9/23/09 Update. The Court of Criminal Appeals handed down its decision today, holding that, because the legislature “declared a policy and set standards and limitations on the authority delegated to TCEQ that are capable of reasonable application, provide guidance, and limit discretion, it has not unconstitutionally delegated to TCEQ authority more ‘properly attached to’ the legislature and, therefore, there is no violation of the separation of powers principle.” Nice try, Mr. Rhine. Better luck next time.

1/29/10 Revision. Changed category from “Cases of Note” to “Case Law.”

“I Want A Lawyer” Actually Means Something

To paraphrase Jon Stewart, if you apply your principles only when it’s convenient, then they’re not really your principles–they’re more like hobbies.  Allowing the police to ignore the law has the added danger of eroding our civil liberties and making us vulnerable to abuses of power.

Texas courts sometimes find it very, very inconvenient to apply certain constitutional principles requiring them to throw out evidence when the police break the law to obtain it.  That’s especially true if the evidence is, say, the confession of a killer. So I was actually a little surprised earlier this week when the Texas Court of Criminal Appeals agreed with a trial court’s decision to throw out a suspected killer’s videotaped confession because it was obtained in violation of his right to counsel (Texas v. Milton Wayne Gobert).

The law says that the police have to stop questioning a suspect when he asks for a lawyer. To keep the police from ignoring the law, the exclusionary rule requires courts to throw out illegally obtained evidence. Thus, when the police obtain a confession by continuing to interrogate a suspect after he’s invoked his right to counsel, the confession is inadmissible.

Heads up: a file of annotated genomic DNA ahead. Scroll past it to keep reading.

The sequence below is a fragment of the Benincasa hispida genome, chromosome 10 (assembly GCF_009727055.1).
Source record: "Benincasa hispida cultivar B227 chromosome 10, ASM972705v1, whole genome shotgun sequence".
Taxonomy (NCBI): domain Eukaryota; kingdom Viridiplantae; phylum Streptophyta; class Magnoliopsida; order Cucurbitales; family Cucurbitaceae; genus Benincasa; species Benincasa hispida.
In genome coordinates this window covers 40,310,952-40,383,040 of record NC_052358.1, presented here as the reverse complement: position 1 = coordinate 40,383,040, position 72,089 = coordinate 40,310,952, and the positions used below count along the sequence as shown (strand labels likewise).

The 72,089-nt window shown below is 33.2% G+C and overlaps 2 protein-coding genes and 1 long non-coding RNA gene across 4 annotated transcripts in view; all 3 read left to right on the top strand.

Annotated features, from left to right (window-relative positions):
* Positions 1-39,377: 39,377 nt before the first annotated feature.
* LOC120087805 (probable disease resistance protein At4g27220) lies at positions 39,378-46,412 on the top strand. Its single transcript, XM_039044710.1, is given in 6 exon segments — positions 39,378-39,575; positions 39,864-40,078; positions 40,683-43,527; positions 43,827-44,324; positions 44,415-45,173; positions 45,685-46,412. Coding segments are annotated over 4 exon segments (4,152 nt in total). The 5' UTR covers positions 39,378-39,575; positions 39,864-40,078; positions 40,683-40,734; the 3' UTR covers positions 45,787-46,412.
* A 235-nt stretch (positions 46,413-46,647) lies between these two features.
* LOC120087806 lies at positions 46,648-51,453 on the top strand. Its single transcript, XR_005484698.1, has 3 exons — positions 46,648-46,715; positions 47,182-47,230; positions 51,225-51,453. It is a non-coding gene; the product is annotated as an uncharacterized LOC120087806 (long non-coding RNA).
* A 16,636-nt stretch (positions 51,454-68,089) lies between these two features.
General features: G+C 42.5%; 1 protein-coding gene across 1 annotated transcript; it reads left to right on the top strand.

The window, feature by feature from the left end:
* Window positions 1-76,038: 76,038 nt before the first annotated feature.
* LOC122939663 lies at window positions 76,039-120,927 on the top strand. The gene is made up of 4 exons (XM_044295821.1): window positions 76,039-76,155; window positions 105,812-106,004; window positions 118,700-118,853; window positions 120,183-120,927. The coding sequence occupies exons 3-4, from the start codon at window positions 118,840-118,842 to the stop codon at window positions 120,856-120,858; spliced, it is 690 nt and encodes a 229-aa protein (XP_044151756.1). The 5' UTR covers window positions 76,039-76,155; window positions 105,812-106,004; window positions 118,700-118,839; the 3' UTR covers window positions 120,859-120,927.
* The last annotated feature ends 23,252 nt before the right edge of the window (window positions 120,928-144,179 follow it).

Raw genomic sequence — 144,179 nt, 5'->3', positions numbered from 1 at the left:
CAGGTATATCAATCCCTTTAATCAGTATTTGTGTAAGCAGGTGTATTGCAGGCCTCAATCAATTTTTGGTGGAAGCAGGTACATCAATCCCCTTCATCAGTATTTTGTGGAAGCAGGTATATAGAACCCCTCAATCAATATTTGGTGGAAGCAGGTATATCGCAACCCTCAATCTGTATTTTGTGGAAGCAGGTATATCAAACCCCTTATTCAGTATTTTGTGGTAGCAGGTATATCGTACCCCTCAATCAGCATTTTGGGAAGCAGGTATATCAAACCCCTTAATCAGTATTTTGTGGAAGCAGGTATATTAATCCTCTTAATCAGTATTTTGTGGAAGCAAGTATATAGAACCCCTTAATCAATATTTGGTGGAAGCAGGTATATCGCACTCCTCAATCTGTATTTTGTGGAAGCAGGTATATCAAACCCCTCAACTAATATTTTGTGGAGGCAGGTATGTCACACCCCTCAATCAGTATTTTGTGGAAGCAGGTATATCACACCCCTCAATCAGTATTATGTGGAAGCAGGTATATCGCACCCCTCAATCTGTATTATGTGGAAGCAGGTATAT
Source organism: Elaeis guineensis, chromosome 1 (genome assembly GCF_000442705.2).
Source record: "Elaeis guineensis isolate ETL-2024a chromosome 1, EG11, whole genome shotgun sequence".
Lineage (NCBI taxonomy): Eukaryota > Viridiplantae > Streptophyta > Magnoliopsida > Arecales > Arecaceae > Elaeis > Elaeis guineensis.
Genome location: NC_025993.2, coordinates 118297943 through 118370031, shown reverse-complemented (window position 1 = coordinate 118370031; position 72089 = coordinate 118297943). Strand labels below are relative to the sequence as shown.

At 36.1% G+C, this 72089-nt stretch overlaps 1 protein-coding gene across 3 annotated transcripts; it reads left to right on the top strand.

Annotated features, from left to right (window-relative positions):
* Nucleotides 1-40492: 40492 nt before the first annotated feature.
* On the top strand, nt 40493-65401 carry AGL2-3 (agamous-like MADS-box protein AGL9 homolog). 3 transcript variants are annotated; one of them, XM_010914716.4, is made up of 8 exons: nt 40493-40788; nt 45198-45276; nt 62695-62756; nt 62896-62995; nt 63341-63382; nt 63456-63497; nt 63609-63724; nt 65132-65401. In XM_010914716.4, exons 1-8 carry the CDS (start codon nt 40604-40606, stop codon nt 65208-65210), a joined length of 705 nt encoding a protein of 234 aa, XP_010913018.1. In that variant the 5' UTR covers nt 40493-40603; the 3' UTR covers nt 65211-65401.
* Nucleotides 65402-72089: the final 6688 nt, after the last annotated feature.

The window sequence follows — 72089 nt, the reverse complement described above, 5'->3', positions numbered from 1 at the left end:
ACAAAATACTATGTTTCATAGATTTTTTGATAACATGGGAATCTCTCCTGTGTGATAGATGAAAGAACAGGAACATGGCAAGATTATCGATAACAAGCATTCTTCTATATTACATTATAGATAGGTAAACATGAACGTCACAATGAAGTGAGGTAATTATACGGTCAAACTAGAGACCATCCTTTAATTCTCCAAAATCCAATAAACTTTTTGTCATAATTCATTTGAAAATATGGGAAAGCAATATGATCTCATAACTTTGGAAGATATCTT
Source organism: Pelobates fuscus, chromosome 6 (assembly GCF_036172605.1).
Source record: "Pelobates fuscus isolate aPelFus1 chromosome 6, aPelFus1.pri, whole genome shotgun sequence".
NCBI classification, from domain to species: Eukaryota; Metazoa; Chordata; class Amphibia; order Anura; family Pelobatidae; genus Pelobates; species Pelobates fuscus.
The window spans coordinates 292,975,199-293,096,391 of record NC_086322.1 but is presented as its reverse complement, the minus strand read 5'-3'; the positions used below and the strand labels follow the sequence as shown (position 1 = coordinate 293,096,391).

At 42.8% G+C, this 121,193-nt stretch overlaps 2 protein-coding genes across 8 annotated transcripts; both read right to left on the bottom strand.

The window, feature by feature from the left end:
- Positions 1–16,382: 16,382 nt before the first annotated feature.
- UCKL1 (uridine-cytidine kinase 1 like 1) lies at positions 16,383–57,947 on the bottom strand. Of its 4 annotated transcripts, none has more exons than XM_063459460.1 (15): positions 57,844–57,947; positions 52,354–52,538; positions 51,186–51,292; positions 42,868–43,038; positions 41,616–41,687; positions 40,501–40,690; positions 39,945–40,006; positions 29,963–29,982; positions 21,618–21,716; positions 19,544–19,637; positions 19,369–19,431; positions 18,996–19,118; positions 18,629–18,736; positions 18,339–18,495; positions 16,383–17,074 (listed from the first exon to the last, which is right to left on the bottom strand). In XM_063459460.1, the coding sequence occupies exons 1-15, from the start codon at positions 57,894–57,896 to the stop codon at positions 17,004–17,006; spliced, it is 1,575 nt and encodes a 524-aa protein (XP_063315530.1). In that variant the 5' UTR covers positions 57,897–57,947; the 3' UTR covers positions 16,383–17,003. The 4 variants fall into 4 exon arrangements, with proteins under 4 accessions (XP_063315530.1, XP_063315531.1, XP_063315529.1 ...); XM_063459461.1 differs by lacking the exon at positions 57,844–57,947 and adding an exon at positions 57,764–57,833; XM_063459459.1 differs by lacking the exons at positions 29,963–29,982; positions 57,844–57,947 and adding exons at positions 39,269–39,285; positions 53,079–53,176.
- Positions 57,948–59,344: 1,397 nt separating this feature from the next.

Comments to the Statesman’s coverage of the decision show that some folks want the confession to come in despite the fact that the police broke the law to obtain it. But making an exception just because we think a person is guilty and are offended by the crime he’s accused of would set a dangerous precedent. Next stop on this slippery slope is a place where a coerced “confession” is perfectly acceptable and more innocent people are going to prison.

I’m guessing this decision was as painful to make as it was correct. Kudos to Judge Bob Perkins for making the right decision in the first place, and to the Court of Criminal Appeals for upholding it.

1/29/10 Revision.
Changed category from “Cases of Note” to “Case Law.”